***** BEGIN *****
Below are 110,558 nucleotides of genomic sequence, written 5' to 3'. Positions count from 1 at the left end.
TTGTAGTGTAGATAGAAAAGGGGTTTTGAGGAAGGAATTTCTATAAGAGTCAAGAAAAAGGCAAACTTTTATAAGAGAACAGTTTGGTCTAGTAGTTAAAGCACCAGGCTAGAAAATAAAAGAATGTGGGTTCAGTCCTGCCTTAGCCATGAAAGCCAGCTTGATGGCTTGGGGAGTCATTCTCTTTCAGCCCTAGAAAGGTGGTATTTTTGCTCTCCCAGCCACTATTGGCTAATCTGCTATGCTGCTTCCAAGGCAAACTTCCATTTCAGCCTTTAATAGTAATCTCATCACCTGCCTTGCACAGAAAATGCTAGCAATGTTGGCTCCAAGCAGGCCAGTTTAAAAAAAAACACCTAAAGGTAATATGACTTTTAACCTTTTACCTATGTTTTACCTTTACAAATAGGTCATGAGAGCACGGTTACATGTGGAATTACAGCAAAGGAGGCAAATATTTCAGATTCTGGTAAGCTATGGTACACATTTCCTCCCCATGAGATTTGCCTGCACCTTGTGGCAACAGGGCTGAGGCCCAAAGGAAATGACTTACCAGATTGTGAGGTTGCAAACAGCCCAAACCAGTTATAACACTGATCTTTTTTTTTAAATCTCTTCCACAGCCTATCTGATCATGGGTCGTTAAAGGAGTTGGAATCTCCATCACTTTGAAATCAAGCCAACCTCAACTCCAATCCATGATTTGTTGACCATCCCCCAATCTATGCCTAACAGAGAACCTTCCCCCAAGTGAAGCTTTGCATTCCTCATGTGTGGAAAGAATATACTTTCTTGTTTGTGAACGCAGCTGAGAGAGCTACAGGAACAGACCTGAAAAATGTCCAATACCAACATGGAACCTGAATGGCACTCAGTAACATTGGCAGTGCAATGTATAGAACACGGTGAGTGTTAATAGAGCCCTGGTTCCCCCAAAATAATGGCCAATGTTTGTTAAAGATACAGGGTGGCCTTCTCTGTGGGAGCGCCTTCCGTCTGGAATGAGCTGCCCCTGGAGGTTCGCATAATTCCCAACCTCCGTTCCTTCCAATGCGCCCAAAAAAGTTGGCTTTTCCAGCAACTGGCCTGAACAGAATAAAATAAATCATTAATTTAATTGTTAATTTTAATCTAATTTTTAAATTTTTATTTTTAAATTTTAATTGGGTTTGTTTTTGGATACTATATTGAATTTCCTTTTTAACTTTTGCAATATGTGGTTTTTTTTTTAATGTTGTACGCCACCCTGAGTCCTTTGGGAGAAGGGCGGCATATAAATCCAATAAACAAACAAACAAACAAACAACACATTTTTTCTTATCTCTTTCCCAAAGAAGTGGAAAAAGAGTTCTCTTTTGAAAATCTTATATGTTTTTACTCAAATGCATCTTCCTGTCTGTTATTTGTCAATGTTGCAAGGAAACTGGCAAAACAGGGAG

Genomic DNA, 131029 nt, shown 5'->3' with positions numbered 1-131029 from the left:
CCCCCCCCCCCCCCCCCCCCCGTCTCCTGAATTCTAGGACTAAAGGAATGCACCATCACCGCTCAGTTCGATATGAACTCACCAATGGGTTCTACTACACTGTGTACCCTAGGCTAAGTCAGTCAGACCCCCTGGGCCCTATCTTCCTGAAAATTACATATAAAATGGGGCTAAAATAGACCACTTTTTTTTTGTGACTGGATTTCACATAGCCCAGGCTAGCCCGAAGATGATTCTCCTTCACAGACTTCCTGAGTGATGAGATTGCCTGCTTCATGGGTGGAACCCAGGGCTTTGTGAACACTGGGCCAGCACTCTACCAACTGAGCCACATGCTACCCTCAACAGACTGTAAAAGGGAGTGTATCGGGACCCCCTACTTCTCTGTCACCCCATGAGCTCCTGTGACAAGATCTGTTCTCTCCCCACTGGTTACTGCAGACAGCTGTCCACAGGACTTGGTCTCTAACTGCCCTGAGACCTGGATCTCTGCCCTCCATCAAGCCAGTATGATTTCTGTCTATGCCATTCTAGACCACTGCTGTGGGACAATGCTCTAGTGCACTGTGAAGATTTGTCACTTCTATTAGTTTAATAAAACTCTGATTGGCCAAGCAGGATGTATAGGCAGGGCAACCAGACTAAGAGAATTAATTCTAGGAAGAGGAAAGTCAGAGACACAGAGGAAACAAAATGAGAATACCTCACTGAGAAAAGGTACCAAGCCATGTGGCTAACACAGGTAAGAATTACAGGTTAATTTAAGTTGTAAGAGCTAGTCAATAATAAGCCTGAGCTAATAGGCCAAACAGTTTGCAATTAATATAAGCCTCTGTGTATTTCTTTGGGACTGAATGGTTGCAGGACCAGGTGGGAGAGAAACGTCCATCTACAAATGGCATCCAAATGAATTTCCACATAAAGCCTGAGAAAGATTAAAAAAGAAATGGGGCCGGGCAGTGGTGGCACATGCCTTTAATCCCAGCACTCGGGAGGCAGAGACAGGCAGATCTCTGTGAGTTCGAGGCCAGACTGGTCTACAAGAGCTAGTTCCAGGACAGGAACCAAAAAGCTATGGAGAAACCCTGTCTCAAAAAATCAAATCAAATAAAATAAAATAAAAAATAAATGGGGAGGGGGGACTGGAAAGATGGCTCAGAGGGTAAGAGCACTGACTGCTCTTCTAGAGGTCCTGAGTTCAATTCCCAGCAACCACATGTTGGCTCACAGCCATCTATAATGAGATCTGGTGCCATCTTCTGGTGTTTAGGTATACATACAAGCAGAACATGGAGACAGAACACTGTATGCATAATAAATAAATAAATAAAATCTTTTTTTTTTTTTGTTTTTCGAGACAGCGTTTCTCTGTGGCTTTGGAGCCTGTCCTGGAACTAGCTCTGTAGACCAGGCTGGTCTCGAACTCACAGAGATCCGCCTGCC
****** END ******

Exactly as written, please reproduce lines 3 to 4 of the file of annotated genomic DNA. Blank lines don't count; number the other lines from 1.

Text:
Genomic DNA, 131029 nt, shown 5'->3' with positions numbered 1-131029 from the left:
CCCCCCCCCCCCCCCCCCCCCGTCTCCTGAATTCTAGGACTAAAGGAATGCACCATCACCGCTCAGTTCGATATGAACTCACCAATGGGTTCTACTACACTGTGTACCCTAGGCTAAGTCAGTCAGACCCCCTGGGCCCTATCTTCCTGAAAATTACATATAAAATGGGGCTAAAATAGACCACTTTTTTTTTGTGACTGGATTTCACATAGCCCAGGCTAGCCCGAAGATGATTCTCCTTCACAGACTTCCTGAGTGATGAGATTGCCTGCTTCATGGGTGGAACCCAGGGCTTTGTGAACACTGGGCCAGCACTCTACCAACTGAGCCACATGCTACCCTCAACAGACTGTAAAAGGGAGTGTATCGGGACCCCCTACTTCTCTGTCACCCCATGAGCTCCTGTGACAAGATCTGTTCTCTCCCCACTGGTTACTGCAGACAGCTGTCCACAGGACTTGGTCTCTAACTGCCCTGAGACCTGGATCTCTGCCCTCCATCAAGCCAGTATGATTTCTGTCTATGCCATTCTAGACCACTGCTGTGGGACAATGCTCTAGTGCACTGTGAAGATTTGTCACTTCTATTAGTTTAATAAAACTCTGATTGGCCAAGCAGGATGTATAGGCAGGGCAACCAGACTAAGAGAATTAATTCTAGGAAGAGGAAAGTCAGAGACACAGAGGAAACAAAATGAGAATACCTCACTGAGAAAAGGTACCAAGCCATGTGGCTAACACAGGTAAGAATTACAGGTTAATTTAAGTTGTAAGAGCTAGTCAATAATAAGCCTGAGCTAATAGGCCAAACAGTTTGCAATTAATATAAGCCTCTGTGTATTTCTTTGGGACTGAATGGTTGCAGGACCAGGTGGGAGAGAAACGTCCATCTACAAATGGCATCCAAATGAATTTCCACATAAAGCCTGAGAAAGATTAAAAAAGAAATGGGGCCGGGCAGTGGTGGCACATGCCTTTAATCCCAGCACTCGGGAGGCAGAGACAGGCAGATCTCTGTGAGTTCGAGGCCAGACTGGTCTACAAGAGCTAGTTCCAGGACAGGAACCAAAAAGCTATGGAGAAACCCTGTCTCAAAAAATCAAATCAAATAAAATAAAATAAAAAATAAATGGGGAGGGGGGACTGGAAAGATGGCTCAGAGGGTAAGAGCACTGACTGCTCTTCTAGAGGTCCTGAGTTCAATTCCCAGCAACCACATGTTGGCTCACAGCCATCTATAATGAGATCTGGTGCCATCTTCTGGTGTTTAGGTATACATACAAGCAGAACATGGAGACAGAACACTGTATGCATAATAAATAAATAAATAAAATCTTTTTTTTTTTTTGTTTTTCGAGACAGCGTTTCTCTGTGGCTTTGGAGCCTGTCCTGGAACTAGCTCTGTAGACCAGGCTGGTCTCGAACTCACAGAGATCCGCCTGCC